Home to almost two hundred traditionally thatched bures, the village of NAVALA is an iconic symbol of Fiji. Back in 1950, the community decided to reject modern building materials and to encourage all school leavers to learn the art of traditional bure making. The result, sixty years on, is the last remaining thatch village in Fiji. The only cement structures are the church, school and a few generator huts.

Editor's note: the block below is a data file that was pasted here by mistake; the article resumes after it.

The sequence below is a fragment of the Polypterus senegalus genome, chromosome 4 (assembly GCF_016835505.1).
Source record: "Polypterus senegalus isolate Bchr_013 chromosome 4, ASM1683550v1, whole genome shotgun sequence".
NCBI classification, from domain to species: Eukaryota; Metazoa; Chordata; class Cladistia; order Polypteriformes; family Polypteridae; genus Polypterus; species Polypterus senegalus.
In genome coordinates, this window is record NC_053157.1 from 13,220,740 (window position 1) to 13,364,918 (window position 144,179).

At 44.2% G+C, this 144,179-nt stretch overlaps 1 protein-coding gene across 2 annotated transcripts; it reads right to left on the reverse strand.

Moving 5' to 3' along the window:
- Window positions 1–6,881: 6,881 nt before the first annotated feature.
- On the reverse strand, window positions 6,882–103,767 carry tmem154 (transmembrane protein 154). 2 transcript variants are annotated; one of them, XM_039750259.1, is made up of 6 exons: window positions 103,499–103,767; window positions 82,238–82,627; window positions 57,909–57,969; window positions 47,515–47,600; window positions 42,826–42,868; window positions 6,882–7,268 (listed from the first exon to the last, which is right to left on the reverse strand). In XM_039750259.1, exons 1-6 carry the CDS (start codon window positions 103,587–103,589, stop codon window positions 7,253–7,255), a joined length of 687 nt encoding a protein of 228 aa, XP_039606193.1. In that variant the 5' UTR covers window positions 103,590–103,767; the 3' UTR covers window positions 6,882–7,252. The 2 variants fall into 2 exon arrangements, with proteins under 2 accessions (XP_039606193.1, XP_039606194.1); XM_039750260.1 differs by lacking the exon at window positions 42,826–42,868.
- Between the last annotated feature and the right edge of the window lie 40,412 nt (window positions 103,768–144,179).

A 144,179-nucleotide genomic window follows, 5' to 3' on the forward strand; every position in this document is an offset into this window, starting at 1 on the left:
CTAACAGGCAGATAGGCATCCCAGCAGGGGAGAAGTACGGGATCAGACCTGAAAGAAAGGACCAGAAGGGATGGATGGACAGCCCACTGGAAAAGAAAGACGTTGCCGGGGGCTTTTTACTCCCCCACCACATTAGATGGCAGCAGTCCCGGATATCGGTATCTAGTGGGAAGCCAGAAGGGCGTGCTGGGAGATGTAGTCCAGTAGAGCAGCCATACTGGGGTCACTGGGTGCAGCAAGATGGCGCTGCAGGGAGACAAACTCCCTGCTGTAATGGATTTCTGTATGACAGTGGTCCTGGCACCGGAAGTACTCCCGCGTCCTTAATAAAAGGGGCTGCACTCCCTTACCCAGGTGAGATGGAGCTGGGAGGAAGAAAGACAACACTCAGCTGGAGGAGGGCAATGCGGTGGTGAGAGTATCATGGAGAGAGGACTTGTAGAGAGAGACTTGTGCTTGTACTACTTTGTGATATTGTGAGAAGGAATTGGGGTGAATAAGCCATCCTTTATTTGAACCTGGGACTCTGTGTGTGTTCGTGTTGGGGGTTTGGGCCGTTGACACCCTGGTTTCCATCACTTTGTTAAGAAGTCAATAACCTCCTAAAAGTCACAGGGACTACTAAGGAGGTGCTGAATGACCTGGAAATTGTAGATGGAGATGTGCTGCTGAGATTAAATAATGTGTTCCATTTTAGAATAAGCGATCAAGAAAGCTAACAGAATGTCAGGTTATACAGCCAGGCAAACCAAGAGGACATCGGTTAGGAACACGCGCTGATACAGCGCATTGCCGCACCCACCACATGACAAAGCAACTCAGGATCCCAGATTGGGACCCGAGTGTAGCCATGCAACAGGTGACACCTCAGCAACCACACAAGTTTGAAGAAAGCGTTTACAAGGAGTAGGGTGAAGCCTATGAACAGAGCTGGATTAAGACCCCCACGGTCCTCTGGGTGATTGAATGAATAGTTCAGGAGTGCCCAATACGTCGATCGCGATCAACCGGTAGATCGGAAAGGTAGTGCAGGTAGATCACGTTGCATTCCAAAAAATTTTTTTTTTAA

To visit the village, introduce yourself to the first person you come across on the roadside – they will take you to the village headman where you pay a F$25 village entry fee. The money represents a sevusevu and helps with the upkeep of the village. Strolling around is a delightful experience. The chiefly bures have elaborately designed rooftops and are set in a neat line facing the village green. The more disorganized clusters of bures on the lower slopes of the Ba River are where the ordinary people live. The village is surrounded by grass-covered mountains full of secret caves where the people once retreated in times of war.